• Proceedings of the Second International Symposium on Metasequoia and Associated Plants, August 6–10, 2006, Metasequoia: Back from the Brink? An Update. Edited by Hong Yang and Leo J. Hickey. Bulletin of the Peabody Museum of Natural History, Volume 48, Issue 2 31 October 2007, pp. 179–426. [1]
  • The Reports of the Third International Metasequoia Symposium, August 3 to 8, 2010, Osaka, Japan [2]
  • A. Hope Jahren & Leonel Silveira Lobo Sternberg (2003). 'Humidity estimate for the middle Eocene Arctic rain forest'(PDF). Geology. 31 (5): 463–466. Bibcode:2003Geo....31..463J. doi:10.1130/0091-7613(2003)031<0463:HEFTME>2.0.CO;2. Archived from the original(PDF) on 2007-09-27. Retrieved 2019-05-29.
  • Christopher J. Williams; Ben A. LePage; David R. Vann; Takeshi Tange; Hiroyuki Ikeda; Makoto Ando; Tomoko Kusakabe; Hayato Tsuzuki; Tatsuo Sweda (2003). 'Structure, allometry, and biomass of plantation Metasequoia glyptostroboides in Japan'(PDF). Forest Ecology and Management. 180 (1–3): 287–301. doi:10.1016/S0378-1127(02)00567-4. Archived from the original(PDF) on 2008-04-11.
  • Ben A. LePage; Christopher James Williams; Hong Yang, eds. (2005). The Geobiology and Ecology of Metasequoia. Topics in geobiology. 22. Dordrecht, the Netherlands: Springer. ISBN1-4020-2631-5.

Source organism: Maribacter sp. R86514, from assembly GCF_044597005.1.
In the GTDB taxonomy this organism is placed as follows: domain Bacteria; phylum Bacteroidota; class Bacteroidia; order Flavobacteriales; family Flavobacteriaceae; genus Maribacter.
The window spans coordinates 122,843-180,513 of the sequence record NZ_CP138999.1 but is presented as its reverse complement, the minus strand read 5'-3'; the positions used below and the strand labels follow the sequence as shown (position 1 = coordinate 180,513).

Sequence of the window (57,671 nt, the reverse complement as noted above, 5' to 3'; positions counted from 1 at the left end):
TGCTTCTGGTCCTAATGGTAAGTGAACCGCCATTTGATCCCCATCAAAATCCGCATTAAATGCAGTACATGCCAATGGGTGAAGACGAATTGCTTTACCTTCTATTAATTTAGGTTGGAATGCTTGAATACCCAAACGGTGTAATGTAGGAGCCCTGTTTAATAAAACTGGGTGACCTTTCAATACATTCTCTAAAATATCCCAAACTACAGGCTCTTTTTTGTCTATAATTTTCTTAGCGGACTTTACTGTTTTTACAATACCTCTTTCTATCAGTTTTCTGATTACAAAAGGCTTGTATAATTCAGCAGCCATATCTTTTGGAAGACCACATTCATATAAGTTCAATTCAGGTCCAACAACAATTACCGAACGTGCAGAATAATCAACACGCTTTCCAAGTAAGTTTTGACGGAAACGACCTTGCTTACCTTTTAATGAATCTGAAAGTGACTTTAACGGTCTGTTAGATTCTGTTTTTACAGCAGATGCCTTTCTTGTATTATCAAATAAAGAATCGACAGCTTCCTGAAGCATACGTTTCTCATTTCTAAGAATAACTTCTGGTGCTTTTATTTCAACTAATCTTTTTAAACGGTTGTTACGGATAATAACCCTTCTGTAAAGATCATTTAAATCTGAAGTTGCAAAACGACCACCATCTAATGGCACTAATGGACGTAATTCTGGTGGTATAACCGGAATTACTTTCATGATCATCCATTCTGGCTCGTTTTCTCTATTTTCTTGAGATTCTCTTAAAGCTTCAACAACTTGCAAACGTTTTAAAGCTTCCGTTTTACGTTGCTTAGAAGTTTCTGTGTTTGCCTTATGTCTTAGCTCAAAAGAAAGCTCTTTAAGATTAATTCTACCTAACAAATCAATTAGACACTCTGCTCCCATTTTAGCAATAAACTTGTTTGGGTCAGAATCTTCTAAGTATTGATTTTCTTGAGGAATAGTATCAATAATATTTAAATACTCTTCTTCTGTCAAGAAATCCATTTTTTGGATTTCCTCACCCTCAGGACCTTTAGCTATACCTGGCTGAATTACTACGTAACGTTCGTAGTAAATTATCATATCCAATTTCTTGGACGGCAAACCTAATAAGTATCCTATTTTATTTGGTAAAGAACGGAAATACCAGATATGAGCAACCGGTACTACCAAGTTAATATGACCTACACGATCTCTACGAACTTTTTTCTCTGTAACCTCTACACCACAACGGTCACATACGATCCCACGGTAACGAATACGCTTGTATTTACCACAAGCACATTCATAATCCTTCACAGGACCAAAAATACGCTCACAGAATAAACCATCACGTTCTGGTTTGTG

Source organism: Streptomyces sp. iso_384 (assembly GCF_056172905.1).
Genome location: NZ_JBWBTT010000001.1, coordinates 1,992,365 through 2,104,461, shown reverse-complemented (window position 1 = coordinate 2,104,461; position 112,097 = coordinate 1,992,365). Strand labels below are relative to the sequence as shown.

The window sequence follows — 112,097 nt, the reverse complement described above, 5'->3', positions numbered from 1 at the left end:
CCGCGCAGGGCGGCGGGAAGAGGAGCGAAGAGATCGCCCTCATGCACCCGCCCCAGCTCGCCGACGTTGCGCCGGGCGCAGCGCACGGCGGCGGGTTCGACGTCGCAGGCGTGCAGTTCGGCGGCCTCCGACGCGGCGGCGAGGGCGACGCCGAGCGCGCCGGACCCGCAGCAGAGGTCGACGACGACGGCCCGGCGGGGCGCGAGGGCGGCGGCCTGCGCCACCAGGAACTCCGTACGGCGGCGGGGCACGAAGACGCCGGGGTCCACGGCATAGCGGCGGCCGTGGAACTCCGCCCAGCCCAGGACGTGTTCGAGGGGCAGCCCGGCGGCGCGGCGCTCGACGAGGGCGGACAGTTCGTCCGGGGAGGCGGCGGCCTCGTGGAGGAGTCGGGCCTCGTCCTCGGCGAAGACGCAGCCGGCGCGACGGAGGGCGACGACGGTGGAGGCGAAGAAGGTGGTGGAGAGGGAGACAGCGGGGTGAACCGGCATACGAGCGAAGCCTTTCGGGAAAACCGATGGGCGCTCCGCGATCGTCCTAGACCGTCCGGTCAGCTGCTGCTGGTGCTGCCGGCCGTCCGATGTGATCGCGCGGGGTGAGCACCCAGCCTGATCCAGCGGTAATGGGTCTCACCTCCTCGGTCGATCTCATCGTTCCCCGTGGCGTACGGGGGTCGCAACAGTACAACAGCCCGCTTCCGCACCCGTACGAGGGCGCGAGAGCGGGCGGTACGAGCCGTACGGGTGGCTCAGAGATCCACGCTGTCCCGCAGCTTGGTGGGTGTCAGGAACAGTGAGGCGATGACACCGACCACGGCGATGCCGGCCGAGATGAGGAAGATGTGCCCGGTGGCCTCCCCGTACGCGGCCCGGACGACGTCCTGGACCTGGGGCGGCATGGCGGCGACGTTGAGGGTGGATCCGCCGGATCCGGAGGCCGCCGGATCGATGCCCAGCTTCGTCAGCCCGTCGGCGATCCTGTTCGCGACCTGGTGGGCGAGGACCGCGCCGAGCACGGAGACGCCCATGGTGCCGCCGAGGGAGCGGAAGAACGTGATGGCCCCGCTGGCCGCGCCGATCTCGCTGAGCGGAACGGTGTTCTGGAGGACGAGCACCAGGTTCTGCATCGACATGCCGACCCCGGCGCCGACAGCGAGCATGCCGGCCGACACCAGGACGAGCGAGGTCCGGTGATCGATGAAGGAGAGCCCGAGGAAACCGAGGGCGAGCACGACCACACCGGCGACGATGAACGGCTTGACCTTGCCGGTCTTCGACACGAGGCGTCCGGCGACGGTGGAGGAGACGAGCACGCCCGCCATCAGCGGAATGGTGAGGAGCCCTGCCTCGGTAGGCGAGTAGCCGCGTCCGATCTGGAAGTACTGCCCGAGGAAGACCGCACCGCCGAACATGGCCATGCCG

• B.G. Hibberd, ed. (1989). Urban Forestry Practice, Forestry Commission Handbook 5(PDF). London: Her Majesty's Stationery Office. ISBN0-11-710273-3.

External links[edit]

Wikimedia Commons has media related to Metasequoia.
Wikispecies has information related to Metasequoia.
  • 'Metasequoia glyptostroboides'. Integrated Taxonomic Information System.
  • D.A. Hänks. 'Crescent Ridge Dawn Redwoods Preserve'.
  • Hu, H.H. & Cheng, W.C. 1948. Bulletin of the Fan Memorial Institute of Biology, new series 1: 154.
  • 'Feb'. World Checklist of Selected Plant Families (WCSP). Royal Botanic Gardens, Kew.
Retrieved from ''

Miss Grace Dawn Redwood

Metasequoia glyptostroboides ‘Miss Grace’ is the first Metasequoia cultivar with strongly weeping branches. This gorgeous plant makes a superb living sculpture when it is staked up so the branches drape freely. The tree’s small needles and thin branches resemble those of the species Taxodium, but with opposite, not alternate, buds and needles. When the deciduous conifer drops its foliage, the peeling bark and swooping framework supply winter interest. Discovered as a witch’s broom in New York, it was introduced by Buchholz & Buchholz Nursery, in Gaston, Oregon.

Garden Size: Varies with culture

Intermediate: 6-8″/year

Narrow Upright

Zone 5

Metasequoia Dawn Redwood Tree




Full Sun


Metasequoia Glyptostroboides Dawn Redwood

Download a printable point of sale sign HERE.

Dawn Redwood Cultivars

View General planting instructions HERE.